Another important standard and focal point is the audience’s emotion. As the primary response for what an artist wants to pull away, the artist wants to stimulate feelings of bliss or joy, grief or sorrow, antagonism or fury, pride or patriotism, etc. A good example of these emotional balances is Norman Rockwell’s emotive impression of a young “African-American girl named Ruby, being escorted to class by US marshals while a thrown tomato is depicted” staining the school wall behind her. As Rockwell’s audience responds with rage and outrage (on both sides), Ruby is able to set an example by walking a literal fine line. On the other side of this line is “the dude in his parent’s basement painting all black watercolors of his cat,” because creating art for oneself, and not for the public or considered audience in mind, is almost considered to be mental. But to be fair, many famous artists have been or were insane.
Next over, I’d like to mention yet another factor on how digital art, like all art (so-to-speak), is not easy. In defense of this new form of artistic expression, it’s medium (media), there are so many different categories of styles and effects. For example, one could be great at sculpting, but weak at painting. In effect, we can say that digital art is a mix of a physical, emotional depth that has the profound ability to create a response from the audience while, also, requiring a trained eye for the use of mediums and types of other necessary tools. So because the malleability in the medium can't be compared to an actual physical anomaly, an in-depth comparison is able to identify this as a manual craft skill. Although having nothing to do with the manual craft skills needed for the non-digital, sometimes, it is possible to have the manual, physical skills without ever touching the paper with a pencil. These types of artists are a rarity because of this.
In final conclusion, it would be appropriate to say we’ve learned more about how and why digital art has the reputation it does in the art community due to the fact it's all made up of computerized, non-physical evidence. However, all artists have the ability to make use of their elements by helping to organize, make, and set enhanced standards for what is now considered a type of art form. To determine what deserves the credit and what doesn’t, we can improve in our attempts to understand and learn from history’s great artists. In effect, we can better ourselves in being critics by doing so.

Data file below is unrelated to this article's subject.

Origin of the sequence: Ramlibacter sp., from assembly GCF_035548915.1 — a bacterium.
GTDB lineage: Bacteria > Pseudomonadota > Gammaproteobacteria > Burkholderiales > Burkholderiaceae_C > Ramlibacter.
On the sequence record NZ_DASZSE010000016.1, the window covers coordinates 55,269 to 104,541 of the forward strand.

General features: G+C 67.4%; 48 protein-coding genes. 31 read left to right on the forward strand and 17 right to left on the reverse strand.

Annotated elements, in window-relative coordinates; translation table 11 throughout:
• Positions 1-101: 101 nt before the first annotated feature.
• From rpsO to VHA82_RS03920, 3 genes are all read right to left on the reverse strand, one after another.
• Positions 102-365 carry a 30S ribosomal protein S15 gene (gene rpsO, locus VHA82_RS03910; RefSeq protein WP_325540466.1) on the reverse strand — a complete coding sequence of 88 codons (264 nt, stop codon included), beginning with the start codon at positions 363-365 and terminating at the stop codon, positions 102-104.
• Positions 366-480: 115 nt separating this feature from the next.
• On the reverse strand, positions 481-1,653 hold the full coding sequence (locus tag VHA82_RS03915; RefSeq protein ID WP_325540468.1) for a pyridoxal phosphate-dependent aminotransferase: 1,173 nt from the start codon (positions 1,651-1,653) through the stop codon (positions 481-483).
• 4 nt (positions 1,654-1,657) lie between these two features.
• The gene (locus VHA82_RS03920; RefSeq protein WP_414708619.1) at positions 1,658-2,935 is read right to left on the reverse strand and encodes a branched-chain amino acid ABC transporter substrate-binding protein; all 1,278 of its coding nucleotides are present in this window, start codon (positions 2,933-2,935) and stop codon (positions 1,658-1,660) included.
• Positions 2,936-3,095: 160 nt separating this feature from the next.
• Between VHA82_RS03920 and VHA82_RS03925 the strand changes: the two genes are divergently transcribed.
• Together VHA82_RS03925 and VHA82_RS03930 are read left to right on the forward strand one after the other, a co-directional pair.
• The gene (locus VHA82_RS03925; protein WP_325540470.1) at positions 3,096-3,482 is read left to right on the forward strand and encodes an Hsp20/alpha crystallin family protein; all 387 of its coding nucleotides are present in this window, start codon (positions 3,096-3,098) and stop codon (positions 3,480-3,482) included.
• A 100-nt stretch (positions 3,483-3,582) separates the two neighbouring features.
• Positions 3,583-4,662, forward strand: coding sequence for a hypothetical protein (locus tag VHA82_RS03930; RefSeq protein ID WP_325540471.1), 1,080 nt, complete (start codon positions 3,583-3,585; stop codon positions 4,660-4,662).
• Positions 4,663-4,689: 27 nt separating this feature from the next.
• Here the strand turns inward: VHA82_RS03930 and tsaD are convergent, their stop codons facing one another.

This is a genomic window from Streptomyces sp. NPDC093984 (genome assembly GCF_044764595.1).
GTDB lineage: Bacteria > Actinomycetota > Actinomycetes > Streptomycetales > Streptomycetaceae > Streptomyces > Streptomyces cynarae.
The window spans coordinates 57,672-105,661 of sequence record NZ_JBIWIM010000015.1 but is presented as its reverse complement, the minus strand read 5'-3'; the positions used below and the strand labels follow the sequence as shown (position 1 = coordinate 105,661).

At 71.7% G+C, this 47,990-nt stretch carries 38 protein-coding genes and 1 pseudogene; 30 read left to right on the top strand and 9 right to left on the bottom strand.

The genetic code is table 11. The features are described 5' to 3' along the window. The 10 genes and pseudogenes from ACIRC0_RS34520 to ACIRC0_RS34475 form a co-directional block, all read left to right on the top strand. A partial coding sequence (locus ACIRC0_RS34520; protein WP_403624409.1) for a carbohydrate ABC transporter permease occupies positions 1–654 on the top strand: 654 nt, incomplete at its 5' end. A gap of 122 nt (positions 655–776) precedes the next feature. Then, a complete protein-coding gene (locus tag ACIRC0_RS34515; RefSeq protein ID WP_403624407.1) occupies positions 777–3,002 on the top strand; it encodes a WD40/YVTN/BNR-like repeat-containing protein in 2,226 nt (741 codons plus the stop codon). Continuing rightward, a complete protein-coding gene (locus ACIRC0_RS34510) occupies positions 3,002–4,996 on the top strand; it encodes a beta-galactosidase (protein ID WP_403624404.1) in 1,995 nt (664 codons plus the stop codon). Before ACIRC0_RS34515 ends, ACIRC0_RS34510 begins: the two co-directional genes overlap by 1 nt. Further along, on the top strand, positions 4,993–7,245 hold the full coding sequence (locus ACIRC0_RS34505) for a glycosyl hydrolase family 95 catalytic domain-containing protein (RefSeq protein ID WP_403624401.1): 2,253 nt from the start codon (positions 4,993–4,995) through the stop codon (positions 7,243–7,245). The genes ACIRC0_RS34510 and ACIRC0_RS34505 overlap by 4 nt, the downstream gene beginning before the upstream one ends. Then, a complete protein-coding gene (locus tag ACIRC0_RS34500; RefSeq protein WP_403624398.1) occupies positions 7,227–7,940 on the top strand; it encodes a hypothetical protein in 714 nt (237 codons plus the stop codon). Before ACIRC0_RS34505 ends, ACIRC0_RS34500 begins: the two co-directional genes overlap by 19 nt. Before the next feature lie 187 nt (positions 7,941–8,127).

Luvisi, Dan. "Digital Art Is Not "Real Art"" Muddy Colors. N.p., 22 Apr. 2014. Web. 12 Sept. 2016.
Zagrobelna, Monika. "Is Digital Art "Real" Art? Facts and Myths About Digital..." Design & Illustration Envato Tuts+. 30 Sept. 2014. Web. 12 Sept. 2016.
Darell, Richard. "Photoshop vs. Art Masterpieces of the World." Bit Rebels RSS. GEEK, 22 July 2012. Web. 12 Sept. 2016.
Bamberger, Alan. "WHAT MAKES GOOD ART? Answers from Art World Pros..." What Makes Good Art? How to Recognize the Best Art. N.p., 1998. Web. 12 Sept. 2016.
Scott, Nathan Savin. "What Makes Art Great?" Thought Catalog. Heartbeat, 11 Sept. 2012. Web. 12 Sept. 2016.
Butler, Jeremy, and Martin De Pasquale. "Guy with Ridiculous Photoshop Skills." The Inquisitr News. Inquisitr, 12 June 2014. Web. 14 Sept. 2016.
Buonarroti, Michelangelo. "Creation of Adam Detail Hands." Paintingandframe. N.p., n.d. Web. 14 Sept. 2016.
"Unbelievable Photoshop Creations That Will Blow Your Mind." indiatoday in Tech. India Today, 03 Aug. 2015. Web. 14 Sept. 2016.
Norris, Yolande. "In Review Masterpieces from Paris National Gallery of Australia." BNM Magazine. Paris National Gallery of Australia, 16 Feb. 2010. Web. 14 Sept. 2016.
Bennett, Lennie. "Civil Rights Icon Ruby Bridges Hall Discusses Norman Rockwell's Famous Painting." Tampa Bay Times. N.p., 21 Apr. 2015. Web. 14 Sept. 2016.